My intentions in participating in any sort of war-related demonstrations, rallies, or protests are to stir political turmoil in the minds and hearts of those surrounding me. I don’t want to sway anyone’s beliefs. I just want to make sure that they have them. There is nothing more frightening to me than when I am so set on my beliefs without any good reason and someone throws something new at me and I don’t know what to make of it. I think about it forever. I try to work it into my clay mold before it can dry completely to make myself more full.

Some people think they are cool throwing around words like, “propaganda” and “brainwashing” and “anarchy.” I know this because I used to be that way. Because I was a smart girl and I didn’t know how to use my intelligence effectively and modestly so I liked to litter my speech with one-hundred dollar words. People like that have no backing to anything they say. I don’t want other people to be like that. As you lay on your deathbed, you’ll realize you led a life of fakeness.

People are very passionate about war. People in SUVs with American flags smeared across their bumpers… honked at us and flipped us off. People who flip off someone who is anti-war… they aren’t people who think. I can understand why people want to go to war. But these people, flipping us off, all they can think about is themselves.

Here is my whole philosophy on war. It’s been around since the beginning of man. War is often a crusade against evil. War is a religious thing. Sometimes it is a territorial thing. Sometimes it is resource-based. But it’s so often a religious thing. Our nation is a Christian majority. Iraq is an Islamic majority. Christians and Muslims, you  know, have widely different ideas on what evil is, mostly because we follow completely different conduct codes. Our president used the word “crusade” in a speech. The point is, for whomever a war is declared on, their opinion is that what they are doing is justified. To those declaring the war, it is evil. One cannot just bring in mediation and expect that the opposing party will suddenly think, “Oh, you’re right… I’m evil. I’ll do what you want.” The problem is that war is fueled over concepts that have no scientific evidence or logical rule to them and it’s just impossible to make sense.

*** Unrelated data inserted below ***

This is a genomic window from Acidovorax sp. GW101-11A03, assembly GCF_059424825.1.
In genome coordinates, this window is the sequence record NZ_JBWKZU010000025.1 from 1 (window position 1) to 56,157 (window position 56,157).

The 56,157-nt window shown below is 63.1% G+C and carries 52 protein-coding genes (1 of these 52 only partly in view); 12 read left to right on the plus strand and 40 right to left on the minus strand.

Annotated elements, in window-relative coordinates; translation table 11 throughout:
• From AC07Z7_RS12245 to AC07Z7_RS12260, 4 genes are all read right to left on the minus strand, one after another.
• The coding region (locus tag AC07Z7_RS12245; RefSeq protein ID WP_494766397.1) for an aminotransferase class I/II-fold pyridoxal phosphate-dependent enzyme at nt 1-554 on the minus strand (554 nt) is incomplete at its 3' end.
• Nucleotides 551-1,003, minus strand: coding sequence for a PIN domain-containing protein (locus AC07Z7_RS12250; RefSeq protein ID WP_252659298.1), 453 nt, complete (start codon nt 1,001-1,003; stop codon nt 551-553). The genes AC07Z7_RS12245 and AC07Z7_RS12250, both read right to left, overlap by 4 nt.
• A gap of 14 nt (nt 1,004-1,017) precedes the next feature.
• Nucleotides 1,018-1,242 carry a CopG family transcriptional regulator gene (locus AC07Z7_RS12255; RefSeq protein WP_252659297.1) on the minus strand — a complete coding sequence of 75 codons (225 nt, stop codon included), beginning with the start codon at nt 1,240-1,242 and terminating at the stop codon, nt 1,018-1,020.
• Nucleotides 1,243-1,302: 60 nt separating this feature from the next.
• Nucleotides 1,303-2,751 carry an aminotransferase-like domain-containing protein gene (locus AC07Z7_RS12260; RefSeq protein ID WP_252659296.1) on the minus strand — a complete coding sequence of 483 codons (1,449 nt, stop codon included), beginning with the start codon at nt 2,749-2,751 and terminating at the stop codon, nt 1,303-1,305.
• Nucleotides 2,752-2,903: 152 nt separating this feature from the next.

Using force just creates tension though. It just gives the nation being attacked more reason to continue building weapons or planning attacks. So war is inevitable and it will continue and there is nothing we can do to stop it. I think people that are strongly for war should be forced to go into combat, because our nation is lazy. For example… those people that flipped us off. I don’t agree with attacking Iraq at this moment because I feel that millions of Iraqi civilians are innocent people who would not willingly attack the U.S. They may dislike us, but I don’t think they would take any initiative to destroy us.

Well that is my whole take.

I saw children gazing at our signs. And then, their parents would lean across the seat and flip us off. Millions of kids just blindly follow their parents’ opinions and I silently wondered if once upon a time, that was me in that car, riding off into my middle class suburban ways with my back to the conflict and ice cream in my mouth to keep my lips frozen shut and silent.